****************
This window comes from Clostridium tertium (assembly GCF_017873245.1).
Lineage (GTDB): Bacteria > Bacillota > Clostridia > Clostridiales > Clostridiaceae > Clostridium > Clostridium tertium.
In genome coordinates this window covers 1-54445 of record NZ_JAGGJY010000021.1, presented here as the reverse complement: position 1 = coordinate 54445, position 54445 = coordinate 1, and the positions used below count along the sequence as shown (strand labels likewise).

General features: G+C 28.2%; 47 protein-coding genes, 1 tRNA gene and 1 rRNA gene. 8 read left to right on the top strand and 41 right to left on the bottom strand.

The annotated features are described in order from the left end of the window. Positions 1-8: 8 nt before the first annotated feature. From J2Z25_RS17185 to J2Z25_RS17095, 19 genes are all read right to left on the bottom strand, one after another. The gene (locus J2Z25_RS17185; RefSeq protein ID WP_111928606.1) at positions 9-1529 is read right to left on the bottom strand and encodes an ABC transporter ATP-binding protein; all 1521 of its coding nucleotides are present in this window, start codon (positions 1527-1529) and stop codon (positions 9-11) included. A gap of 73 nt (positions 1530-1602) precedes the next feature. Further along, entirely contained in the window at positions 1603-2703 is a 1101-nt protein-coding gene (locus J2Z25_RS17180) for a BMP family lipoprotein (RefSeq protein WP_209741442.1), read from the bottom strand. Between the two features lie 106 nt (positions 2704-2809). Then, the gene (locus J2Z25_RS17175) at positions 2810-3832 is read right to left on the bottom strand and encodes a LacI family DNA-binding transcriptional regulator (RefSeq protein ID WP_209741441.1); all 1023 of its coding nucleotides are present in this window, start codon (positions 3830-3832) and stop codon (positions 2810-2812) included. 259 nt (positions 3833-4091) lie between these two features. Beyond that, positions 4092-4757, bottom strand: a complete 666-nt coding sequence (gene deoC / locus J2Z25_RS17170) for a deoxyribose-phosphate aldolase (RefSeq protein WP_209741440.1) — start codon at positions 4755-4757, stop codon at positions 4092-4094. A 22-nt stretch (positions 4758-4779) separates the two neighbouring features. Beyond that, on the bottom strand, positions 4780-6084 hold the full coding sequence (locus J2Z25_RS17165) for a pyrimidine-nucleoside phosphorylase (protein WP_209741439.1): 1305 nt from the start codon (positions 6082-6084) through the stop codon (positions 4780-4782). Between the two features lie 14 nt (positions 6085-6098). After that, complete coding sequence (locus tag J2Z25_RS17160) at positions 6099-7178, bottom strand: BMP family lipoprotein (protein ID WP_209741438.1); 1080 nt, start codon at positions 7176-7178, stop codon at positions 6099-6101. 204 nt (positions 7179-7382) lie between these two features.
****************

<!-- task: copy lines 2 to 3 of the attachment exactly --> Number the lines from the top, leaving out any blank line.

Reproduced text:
Lineage (GTDB): Bacteria > Bacillota > Clostridia > Clostridiales > Clostridiaceae > Clostridium > Clostridium tertium.
In genome coordinates this window covers 1-54445 of record NZ_JAGGJY010000021.1, presented here as the reverse complement: position 1 = coordinate 54445, position 54445 = coordinate 1, and the positions used below count along the sequence as shown (strand labels likewise).